I guess the first thing to note is that, as yet, I'd say no team has really made a compelling case to be installed as favourites to win the 2008 championship. This may all change this weekend, of course, where an emphatic French victory in Paris would make it difficult to bet against them but, as many pundits forecasted before the tournament started, for the moment the title race really does appear to be wide open this year, with only Italy and Scotland looking to be completely out of contention.
Looking at the progress of each team so far:
FRANCE: - "Gloriously bonkers" is how I've previously described new France coach Marc Lièvremont's approach to this tournament, but somehow it's worked and, with a game strategy based around making the most of the potent talents of Cedric Heymans and Vincent Clerc, he has almost instantly re-invented the joie de vivre for which French rugby is best remembered. It looks like weaknesses in the front row could end up being France's undoing, but Lièvremont's willingness to blood new players must be a huge encouragement for French rugby fans. If the French pack can overcome the English forwards in Paris this weekend they'll start to believe that a Grand Slam is on the cards.
WALES: I have to say that the Welsh performances to date have been incredibly difficult to assess. Credit is due for the way they clung on for dear life in the first 40 minutes at Twickenham and then pulled themselves together sufficiently to apply pressure on England in the second half. That England then completely folded under the pressure is something the Welsh couldn't possibly have planned for but will have surprised and delighted Messrs Gatland and Edwards nonetheless. The routine win against Scotland also told us very little, other than the Hook-Henson-Shanklin midfield axis is in good working order and that Martyn Williams is a class apart. Gatland's main challenge now will be to get the tight five and lineout working to a level that can cope with what Ireland, France and, indeed, Italy have to offer.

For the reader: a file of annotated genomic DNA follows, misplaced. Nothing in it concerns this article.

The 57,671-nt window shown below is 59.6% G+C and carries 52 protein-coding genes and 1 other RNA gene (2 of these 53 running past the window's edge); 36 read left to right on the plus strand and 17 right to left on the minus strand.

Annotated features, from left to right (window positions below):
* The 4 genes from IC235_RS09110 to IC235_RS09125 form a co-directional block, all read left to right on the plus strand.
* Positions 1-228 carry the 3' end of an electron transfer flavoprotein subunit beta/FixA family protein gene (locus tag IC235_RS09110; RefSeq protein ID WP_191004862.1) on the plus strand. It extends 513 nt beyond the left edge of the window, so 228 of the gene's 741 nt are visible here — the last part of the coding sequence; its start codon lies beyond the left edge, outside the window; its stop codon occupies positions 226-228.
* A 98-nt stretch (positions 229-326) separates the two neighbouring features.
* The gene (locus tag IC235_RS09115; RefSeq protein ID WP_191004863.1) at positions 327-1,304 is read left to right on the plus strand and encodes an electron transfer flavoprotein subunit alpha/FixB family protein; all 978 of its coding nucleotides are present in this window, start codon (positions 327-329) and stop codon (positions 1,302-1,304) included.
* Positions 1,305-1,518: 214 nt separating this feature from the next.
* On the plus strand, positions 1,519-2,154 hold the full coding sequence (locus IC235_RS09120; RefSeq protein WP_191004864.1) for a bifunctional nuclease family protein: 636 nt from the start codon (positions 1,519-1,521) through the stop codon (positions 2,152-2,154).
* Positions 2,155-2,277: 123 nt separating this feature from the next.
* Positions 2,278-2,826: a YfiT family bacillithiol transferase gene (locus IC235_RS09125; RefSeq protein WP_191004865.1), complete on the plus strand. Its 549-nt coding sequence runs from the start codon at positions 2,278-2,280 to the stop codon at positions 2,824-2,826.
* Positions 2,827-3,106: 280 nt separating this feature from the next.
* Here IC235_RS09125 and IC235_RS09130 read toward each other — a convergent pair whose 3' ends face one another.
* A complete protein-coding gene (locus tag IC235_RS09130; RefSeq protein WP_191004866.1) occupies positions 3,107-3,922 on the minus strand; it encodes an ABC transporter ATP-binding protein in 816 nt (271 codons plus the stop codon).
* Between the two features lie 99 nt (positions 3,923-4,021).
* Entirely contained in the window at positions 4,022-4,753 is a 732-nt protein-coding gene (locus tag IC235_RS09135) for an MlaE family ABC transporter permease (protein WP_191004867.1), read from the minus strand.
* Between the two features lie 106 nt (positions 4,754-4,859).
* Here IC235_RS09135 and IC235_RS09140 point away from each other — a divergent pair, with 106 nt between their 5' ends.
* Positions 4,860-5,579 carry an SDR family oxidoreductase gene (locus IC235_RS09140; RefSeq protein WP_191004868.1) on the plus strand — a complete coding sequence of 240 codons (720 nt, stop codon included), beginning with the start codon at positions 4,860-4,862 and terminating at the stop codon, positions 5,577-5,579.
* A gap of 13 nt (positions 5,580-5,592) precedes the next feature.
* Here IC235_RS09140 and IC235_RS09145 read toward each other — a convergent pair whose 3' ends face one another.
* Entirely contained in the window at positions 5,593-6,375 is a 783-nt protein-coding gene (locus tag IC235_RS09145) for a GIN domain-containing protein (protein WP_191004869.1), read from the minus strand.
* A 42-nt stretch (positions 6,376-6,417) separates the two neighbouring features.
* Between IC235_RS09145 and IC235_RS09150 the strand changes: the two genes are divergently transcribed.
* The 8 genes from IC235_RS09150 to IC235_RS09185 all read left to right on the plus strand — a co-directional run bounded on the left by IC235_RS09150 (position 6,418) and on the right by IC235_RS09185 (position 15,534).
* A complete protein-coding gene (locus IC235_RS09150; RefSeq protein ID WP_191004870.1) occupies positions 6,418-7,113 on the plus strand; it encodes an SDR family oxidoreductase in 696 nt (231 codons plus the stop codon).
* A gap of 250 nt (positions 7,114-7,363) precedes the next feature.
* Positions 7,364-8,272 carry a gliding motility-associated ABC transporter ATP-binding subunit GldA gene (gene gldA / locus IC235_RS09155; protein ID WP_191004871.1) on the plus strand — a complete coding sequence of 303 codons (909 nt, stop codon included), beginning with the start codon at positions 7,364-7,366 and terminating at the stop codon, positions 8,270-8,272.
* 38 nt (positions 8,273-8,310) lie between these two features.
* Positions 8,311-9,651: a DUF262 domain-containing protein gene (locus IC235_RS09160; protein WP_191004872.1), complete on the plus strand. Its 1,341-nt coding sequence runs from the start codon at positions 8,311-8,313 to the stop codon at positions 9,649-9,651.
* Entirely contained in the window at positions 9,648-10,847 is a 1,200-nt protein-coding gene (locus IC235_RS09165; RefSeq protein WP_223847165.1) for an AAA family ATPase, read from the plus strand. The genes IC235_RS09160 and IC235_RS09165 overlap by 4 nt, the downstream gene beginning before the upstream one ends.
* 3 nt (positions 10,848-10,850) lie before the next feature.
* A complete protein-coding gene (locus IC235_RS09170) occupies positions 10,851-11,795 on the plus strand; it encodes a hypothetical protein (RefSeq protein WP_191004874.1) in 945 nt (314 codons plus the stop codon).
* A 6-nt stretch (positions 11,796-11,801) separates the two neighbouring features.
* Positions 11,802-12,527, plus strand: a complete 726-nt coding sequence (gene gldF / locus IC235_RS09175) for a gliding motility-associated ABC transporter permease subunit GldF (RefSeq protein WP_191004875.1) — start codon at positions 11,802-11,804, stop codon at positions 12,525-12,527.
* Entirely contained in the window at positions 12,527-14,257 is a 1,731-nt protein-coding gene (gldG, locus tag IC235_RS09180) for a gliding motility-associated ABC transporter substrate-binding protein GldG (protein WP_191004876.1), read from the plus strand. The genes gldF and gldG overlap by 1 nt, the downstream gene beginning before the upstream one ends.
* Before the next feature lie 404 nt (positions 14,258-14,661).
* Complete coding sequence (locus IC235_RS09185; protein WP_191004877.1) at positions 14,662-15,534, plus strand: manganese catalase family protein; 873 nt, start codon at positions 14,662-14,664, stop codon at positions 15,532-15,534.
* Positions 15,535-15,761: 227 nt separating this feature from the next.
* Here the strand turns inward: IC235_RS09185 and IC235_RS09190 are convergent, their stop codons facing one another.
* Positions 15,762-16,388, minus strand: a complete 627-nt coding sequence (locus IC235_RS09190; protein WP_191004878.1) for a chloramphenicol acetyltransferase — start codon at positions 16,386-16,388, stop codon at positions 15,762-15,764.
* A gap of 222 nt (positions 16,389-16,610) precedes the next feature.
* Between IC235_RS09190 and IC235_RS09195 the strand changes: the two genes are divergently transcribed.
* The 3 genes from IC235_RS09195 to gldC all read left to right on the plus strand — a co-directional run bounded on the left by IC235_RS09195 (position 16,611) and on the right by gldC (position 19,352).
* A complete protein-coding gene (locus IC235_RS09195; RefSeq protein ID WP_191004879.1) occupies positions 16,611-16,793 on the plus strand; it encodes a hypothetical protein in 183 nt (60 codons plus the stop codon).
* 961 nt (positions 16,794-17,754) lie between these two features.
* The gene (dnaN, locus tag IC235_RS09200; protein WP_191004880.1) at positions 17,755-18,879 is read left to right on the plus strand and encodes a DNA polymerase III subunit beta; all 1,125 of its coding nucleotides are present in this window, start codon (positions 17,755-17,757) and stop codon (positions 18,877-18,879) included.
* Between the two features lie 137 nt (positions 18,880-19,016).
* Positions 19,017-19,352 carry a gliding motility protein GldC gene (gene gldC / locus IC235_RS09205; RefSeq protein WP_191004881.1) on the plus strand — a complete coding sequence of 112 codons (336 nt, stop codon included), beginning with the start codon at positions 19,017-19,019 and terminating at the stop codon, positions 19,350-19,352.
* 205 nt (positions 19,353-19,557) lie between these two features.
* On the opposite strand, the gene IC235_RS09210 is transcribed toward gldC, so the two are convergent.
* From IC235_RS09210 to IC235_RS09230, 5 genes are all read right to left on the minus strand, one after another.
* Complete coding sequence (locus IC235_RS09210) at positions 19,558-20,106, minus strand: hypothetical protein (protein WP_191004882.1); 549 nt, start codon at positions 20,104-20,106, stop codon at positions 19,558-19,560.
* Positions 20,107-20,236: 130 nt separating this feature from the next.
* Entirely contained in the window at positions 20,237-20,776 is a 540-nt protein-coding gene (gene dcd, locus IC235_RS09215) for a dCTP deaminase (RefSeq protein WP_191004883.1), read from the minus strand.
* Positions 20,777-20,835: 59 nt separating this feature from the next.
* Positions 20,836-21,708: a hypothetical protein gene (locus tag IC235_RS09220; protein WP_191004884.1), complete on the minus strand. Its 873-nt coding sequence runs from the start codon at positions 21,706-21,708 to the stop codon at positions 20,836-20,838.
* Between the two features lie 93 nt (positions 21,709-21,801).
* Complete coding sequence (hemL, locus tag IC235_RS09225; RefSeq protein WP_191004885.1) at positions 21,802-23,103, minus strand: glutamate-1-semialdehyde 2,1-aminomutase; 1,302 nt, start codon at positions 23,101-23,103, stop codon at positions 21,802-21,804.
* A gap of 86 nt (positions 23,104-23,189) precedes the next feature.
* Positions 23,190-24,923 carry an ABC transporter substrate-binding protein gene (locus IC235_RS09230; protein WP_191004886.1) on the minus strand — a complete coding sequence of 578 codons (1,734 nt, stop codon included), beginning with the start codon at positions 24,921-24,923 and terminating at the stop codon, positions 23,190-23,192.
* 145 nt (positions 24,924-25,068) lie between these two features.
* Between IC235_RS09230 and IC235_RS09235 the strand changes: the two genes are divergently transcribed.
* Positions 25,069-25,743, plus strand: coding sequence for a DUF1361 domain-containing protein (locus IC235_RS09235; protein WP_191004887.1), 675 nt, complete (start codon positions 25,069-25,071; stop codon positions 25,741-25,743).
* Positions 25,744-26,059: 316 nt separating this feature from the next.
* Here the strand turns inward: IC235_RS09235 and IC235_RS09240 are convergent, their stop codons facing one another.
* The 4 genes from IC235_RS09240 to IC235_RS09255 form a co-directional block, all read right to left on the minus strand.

ITALY: The performances of the Italian pack have been of no surprise whatsoever in this Six Nations. A dodgy lineout aside, the forwards have been their usual beligerant, magnificent selves with Sergio Parisse, in particular, a standout performer. What's been more surprising is that the Italian midfield have also looked more than reasonable, despite the lack of any sort of kicking game. The next phase for Nick Mallet is to find a fly half who can run a game - Andrea Masi is a trier but he's no number 10 - and a half decent back three. On present form they will give the Welsh and French forwards a tough time in Cardiff and Paris respectively and stand a great chance of defeating Scotland (again) in Rome.
SCOTLAND: Oh dear. Frank Hadden must have hoped that Scotland would kick on from a respectable Rugby World Cup campaign but so far his team has looked clueless. Yes they do all look a lot bigger but are finding that merely being muscle-bound is not enough. There are some decent enough players in the Scottish pack - Hines, Barclay, White etc - but the pack as a whole lacks traditional Scottish mongrel, while any backline featuring Dan Parks and Andy Henderson is never going to create enough chances at this level. Tough times ahead for the Scots - and it's looking like a win over the Sassenachs in pouring rain at Murrayfield is the best they can hope for (again).
IRELAND: The Irish will be encouraged by their second half fightback in Paris but I'm still not convinced that there aren't serious problems in the Irish camp. Something just isn't clicking and they look like a team desperately searching for an identity. Conservative Eddie has made changes to his team, but it's obvious that these changes go against his instincts and he simply doesn't look comfortable with his decisions. Nevertheless, the changes (for example the introduction of Heaslip and Jackman into the forwards and playing Trimble in the centre) might just have refreshed the Irish campaign sufficiently to bring respectibility to this campaign. The home match against the Welsh will be key, leaving a trip to Twickenham (which holds no fears for the Irish) as a possible championship decider.
ENGLAND: And finally to England. I've commented at length already on the English campaign so far, a campaign marred by insufficient preparation time and a ridiculously long list of injuries but also compounded by poor selection and a distinct lack of cojones on the part of Brian Ashton. In this week's Sunday Times Stephen Jones urges Ashton to pick a big, mean ugly team to grind out a victory, any victory, in Paris this weekend, claiming that the idea of development should play no part in English thinking. All very well, but what if (like the 2005, 2006 and 2007 Six Nations campaigns) we adopt this policy and still lose? What will we have gained? Perceived wisdom has it that, to be successful at a World Cup, it's important to have a core of experience runing through the squad, but how on earth will England be able do that if the young inexperienced players who are widely acknowledged to be England's future are not given game time now? When will they be blooded - in New Zealand in June? God help 'em. A stuffing in Paris might be the best thing that could happen to English rugby at the moment, forcing a strategic re-think and an "out with the old - in with the new" approach.